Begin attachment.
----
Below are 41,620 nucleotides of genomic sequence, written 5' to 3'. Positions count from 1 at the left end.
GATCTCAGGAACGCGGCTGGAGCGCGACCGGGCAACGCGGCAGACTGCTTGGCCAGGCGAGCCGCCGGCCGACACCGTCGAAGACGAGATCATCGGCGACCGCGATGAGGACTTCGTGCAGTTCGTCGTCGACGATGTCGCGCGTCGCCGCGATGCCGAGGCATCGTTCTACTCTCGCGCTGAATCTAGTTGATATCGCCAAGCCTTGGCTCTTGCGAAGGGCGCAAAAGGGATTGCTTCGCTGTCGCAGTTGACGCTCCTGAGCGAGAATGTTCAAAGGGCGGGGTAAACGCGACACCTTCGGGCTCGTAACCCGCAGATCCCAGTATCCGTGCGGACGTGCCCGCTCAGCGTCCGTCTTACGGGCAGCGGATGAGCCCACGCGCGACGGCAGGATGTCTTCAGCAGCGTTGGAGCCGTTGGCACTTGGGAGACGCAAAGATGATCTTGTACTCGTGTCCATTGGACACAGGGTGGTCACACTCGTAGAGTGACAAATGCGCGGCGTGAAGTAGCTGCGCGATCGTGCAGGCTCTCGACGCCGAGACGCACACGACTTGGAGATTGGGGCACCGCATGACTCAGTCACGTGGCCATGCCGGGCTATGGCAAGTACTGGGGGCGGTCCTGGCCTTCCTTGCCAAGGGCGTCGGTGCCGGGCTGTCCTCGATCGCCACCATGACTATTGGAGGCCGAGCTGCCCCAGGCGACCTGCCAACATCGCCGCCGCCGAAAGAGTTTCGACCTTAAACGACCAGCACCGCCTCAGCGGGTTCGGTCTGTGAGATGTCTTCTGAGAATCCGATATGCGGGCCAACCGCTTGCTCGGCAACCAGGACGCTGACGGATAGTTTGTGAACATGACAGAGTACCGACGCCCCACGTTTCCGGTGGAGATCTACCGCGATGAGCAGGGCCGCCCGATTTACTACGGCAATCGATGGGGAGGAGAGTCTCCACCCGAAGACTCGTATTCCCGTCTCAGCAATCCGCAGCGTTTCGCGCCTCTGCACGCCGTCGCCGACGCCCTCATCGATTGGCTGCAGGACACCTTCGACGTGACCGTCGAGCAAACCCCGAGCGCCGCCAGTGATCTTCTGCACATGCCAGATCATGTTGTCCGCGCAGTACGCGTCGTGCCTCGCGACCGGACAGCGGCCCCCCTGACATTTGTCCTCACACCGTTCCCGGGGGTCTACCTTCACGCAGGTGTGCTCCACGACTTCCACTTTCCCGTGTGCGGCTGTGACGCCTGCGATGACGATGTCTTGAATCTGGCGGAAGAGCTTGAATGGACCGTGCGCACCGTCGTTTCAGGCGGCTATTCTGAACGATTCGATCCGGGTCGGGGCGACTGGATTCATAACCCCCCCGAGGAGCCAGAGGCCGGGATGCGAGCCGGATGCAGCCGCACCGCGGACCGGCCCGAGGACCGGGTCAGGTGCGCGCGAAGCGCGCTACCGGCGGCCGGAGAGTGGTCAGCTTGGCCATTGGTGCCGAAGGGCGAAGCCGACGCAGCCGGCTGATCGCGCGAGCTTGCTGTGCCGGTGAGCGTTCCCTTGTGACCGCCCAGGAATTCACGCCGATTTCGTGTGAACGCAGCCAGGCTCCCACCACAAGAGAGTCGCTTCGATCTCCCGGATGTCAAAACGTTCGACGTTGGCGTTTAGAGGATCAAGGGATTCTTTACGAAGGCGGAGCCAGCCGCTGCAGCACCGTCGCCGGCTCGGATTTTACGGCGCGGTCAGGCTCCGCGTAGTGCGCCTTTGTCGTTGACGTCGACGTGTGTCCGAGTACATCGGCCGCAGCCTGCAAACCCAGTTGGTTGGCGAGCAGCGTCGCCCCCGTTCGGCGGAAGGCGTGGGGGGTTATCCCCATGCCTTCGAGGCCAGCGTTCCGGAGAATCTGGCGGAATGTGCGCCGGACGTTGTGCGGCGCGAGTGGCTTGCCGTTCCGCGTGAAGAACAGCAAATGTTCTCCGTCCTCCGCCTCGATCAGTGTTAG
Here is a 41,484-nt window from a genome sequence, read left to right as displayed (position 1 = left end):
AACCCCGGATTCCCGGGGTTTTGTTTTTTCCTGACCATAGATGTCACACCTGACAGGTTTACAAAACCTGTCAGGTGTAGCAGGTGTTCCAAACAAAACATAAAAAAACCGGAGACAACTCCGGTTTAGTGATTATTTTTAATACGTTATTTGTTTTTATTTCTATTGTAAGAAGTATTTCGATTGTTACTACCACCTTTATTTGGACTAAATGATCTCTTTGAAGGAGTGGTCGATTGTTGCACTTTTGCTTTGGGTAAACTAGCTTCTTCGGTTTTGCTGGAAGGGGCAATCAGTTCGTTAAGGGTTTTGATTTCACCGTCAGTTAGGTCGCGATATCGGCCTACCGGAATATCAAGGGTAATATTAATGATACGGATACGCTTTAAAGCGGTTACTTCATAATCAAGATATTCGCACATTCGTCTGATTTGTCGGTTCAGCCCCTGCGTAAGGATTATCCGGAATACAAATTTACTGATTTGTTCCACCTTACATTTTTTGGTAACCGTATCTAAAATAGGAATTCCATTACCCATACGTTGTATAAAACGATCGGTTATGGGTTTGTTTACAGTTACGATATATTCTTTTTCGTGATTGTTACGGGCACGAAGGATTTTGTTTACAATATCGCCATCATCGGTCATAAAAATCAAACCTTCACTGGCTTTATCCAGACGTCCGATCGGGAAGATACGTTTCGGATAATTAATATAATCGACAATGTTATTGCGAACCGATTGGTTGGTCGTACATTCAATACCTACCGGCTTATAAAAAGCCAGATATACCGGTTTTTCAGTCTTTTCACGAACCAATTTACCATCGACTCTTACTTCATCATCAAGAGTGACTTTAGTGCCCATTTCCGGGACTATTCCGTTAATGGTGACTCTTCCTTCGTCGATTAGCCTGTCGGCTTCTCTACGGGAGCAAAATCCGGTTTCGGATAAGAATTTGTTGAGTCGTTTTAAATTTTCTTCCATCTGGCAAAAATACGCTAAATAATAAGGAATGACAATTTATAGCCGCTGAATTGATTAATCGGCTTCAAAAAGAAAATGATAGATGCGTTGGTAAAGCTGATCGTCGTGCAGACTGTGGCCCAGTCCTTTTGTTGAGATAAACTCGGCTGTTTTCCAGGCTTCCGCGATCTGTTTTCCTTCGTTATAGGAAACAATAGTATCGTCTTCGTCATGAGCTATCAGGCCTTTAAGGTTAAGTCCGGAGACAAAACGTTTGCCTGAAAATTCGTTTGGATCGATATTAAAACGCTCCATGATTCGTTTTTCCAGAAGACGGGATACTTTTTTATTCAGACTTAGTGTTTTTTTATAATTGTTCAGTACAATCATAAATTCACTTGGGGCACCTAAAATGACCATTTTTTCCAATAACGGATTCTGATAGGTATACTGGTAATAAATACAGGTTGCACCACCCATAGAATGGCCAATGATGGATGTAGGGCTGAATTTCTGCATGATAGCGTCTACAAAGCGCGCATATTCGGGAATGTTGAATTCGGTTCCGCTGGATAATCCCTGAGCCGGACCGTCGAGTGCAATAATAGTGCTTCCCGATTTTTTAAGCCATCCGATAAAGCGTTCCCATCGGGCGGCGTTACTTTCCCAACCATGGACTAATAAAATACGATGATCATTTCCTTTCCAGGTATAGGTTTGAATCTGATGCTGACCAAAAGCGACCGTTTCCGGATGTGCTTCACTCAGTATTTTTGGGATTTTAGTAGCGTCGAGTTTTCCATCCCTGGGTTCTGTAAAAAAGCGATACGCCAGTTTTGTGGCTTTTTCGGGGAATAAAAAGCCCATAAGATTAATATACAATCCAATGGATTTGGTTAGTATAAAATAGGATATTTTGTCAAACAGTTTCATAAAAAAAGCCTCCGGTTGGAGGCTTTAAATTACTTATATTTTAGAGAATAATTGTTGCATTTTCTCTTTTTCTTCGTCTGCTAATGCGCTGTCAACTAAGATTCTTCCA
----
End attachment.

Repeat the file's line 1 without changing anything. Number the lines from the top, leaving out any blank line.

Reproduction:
Below are 41,620 nucleotides of genomic sequence, written 5' to 3'. Positions count from 1 at the left end.